"It's totally different in the real estate market than it is in the stock market."
~ Thomas Kuntz, CEO, Century 21, February 25, 2005
To the seasoned investor, four of the most dangerous words in the English language are "It's different this time." Five years ago, this country experienced the mania to end all manias for anything tech-related. Today it seems the public has merely shifted to all things credit-related.
Manias share four common characteristics:
- A feeding frenzy sends prices parabolic. In March, 2000 the Nasdaq Composite briefly touched 5000, up 44% per year over a five-year period. Homebuilding stocks today are up 46% annually in five years. The median price of a home is up 8.2% per year over the same period. Adjusted for 5-to-1 leverage on a typical mortgage, the humble abode has appreciated 41% annually.
- The public jumps in with both feet. During the late 1990s, stock ownership climbed to roughly 50% of households. Today "home ownership" has passed 70%, a record.
- Valuations detach from economic reality. In 2000 many tech stocks traded for over 50 times earnings. Today, in some of the hotter markets such as Southern California, home prices command as much as 50 times their rental incomes.
- Rationalizations abound for why valuations are reasonable and the trend will continue. Talk of a "New Economy" has been replaced by the politically-sanctioned euphemism "Ownership Society." Then, as now, favorable demographics and an accommodative Fed were expected to keep the party going.
Admittedly, there are differences. In 2000 Wall Street underwriters raised equity for marginal businesses; today they raise debt for marginal consumers. Five years ago the federal government enjoyed a surplus; today deficits run as far as the eye can see. In 2000, the dollar was strong, inflation dead, and commodities weak. In the five years since, the U.S. Dollar Index dropped 22%, money supply (M3) grew 44%, and the CRB Index gained 40%.
One question keeps nagging us. Manias are rare occurrences, gracing us with their presence every 30 or 40 years. How can a crowd delude itself twice in just five years? Perhaps at least part of the answer is that there are actually two crowds at work. The tech mania, it seems, was primarily driven by testosterone — Ferrari driving CEOs of dot-com and Silicon Valley startups, napkin-scribbling venture capitalists, master of the universe investment bankers, and hyperactive day traders. The present day mania appears to have more balance, with women playing a greater role. Men are more prone to think in terms of abstractions and do things like chase technology stocks into the stratosphere, while a house is tangible and appeals to both sexes.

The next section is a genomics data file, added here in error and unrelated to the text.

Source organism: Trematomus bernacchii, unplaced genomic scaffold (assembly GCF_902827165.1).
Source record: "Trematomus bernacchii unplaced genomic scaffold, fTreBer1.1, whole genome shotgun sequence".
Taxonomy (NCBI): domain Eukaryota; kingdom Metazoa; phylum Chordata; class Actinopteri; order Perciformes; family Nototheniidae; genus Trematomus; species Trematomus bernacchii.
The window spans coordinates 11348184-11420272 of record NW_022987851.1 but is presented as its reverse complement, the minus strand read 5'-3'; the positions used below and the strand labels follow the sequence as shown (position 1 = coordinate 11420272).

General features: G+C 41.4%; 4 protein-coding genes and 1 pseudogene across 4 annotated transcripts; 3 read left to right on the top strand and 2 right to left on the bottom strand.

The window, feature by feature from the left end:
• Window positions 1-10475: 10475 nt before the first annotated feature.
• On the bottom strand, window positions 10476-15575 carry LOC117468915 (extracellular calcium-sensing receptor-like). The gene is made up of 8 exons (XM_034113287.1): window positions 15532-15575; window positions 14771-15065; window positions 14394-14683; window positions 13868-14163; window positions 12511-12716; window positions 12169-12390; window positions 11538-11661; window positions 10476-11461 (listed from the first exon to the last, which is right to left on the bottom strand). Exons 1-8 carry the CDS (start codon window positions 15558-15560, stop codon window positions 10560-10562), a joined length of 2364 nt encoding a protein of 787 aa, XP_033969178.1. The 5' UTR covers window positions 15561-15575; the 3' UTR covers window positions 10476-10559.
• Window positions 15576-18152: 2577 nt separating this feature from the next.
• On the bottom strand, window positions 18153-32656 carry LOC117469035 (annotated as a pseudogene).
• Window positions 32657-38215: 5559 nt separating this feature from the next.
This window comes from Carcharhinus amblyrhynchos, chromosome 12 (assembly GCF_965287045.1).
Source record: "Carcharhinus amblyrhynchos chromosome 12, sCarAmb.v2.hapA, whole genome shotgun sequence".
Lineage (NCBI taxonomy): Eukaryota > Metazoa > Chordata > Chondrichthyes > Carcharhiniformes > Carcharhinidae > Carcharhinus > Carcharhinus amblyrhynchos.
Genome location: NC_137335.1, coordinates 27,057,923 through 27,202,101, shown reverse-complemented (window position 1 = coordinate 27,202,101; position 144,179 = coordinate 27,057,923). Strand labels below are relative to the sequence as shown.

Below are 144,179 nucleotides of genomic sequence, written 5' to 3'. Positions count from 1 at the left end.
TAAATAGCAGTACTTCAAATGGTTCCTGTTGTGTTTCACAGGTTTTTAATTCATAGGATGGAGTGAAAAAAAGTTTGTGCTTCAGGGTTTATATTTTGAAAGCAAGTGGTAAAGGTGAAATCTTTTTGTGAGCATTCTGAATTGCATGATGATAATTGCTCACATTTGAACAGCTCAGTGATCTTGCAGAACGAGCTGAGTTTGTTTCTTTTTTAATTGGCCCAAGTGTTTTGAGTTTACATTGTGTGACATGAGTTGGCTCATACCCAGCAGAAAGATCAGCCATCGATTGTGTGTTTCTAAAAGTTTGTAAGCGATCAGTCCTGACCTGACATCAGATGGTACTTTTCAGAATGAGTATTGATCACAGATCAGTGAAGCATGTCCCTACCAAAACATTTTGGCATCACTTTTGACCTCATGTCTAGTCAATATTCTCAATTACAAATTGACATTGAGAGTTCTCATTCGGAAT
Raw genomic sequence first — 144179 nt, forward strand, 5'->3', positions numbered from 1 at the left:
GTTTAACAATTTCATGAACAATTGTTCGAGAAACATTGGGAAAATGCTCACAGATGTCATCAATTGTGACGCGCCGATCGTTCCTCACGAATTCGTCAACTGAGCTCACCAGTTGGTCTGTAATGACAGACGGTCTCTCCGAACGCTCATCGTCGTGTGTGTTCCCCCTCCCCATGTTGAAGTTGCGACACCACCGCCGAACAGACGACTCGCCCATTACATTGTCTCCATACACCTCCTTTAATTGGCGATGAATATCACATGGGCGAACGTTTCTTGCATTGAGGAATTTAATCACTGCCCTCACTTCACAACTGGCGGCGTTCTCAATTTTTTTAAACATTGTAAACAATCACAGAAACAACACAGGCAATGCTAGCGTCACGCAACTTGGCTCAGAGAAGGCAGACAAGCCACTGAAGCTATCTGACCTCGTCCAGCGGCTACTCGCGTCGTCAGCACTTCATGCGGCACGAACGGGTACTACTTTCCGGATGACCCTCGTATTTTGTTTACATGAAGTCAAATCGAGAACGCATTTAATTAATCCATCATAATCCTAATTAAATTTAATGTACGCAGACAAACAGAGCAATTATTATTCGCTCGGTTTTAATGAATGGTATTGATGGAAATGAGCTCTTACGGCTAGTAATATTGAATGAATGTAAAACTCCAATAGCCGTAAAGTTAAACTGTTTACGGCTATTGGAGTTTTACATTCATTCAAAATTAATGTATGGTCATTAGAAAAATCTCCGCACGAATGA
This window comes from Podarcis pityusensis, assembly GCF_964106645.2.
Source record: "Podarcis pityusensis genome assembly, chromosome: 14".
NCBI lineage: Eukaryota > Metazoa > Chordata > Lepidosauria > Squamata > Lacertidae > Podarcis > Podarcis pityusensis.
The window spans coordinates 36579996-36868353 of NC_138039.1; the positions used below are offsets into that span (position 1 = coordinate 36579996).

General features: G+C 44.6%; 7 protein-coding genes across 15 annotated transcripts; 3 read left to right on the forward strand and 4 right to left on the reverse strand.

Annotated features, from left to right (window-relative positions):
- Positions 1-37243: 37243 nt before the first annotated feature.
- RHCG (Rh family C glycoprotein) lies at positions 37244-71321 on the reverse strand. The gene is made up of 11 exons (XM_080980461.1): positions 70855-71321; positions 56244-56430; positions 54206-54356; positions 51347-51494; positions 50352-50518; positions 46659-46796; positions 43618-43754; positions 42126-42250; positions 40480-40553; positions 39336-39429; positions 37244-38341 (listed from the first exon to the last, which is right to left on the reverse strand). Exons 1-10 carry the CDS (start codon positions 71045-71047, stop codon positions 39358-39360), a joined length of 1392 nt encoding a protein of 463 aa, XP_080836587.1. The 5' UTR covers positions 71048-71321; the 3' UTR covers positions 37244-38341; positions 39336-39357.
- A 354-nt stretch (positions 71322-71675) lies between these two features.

Tech Mania, 2000 Credit Mania, 2005
The severe Nasdaq bear market of 20002002 took the male ego down a few notches. Wives who were suspicious of the boom, but reluctantly supported their husbands anyway, knew who to blame when the couple's finances unraveled. Many refused to adjust their lifestyles to the new reality. Enter Alan Greenspan offering a cheap and seamless way to keep up appearances, upgrade the kitchen, and buy that new home theater system: simply tap into ever-rising home equity. The wife was able to spruce up her nest, the husband salvaged his marriage, the finger pointing ended, the house climbed in value, and they all lived happily ever after.
Predictably, the residence has become an emotional hot button, making this credit mania all the more terrifying. Popular mortgage ads feature the woman in control as lenders line up to provide cheap credit on her terms. Attention personal bankruptcy specialists, divorce lawyers, and marriage counselors. Business is about to improve.
March 3, 2005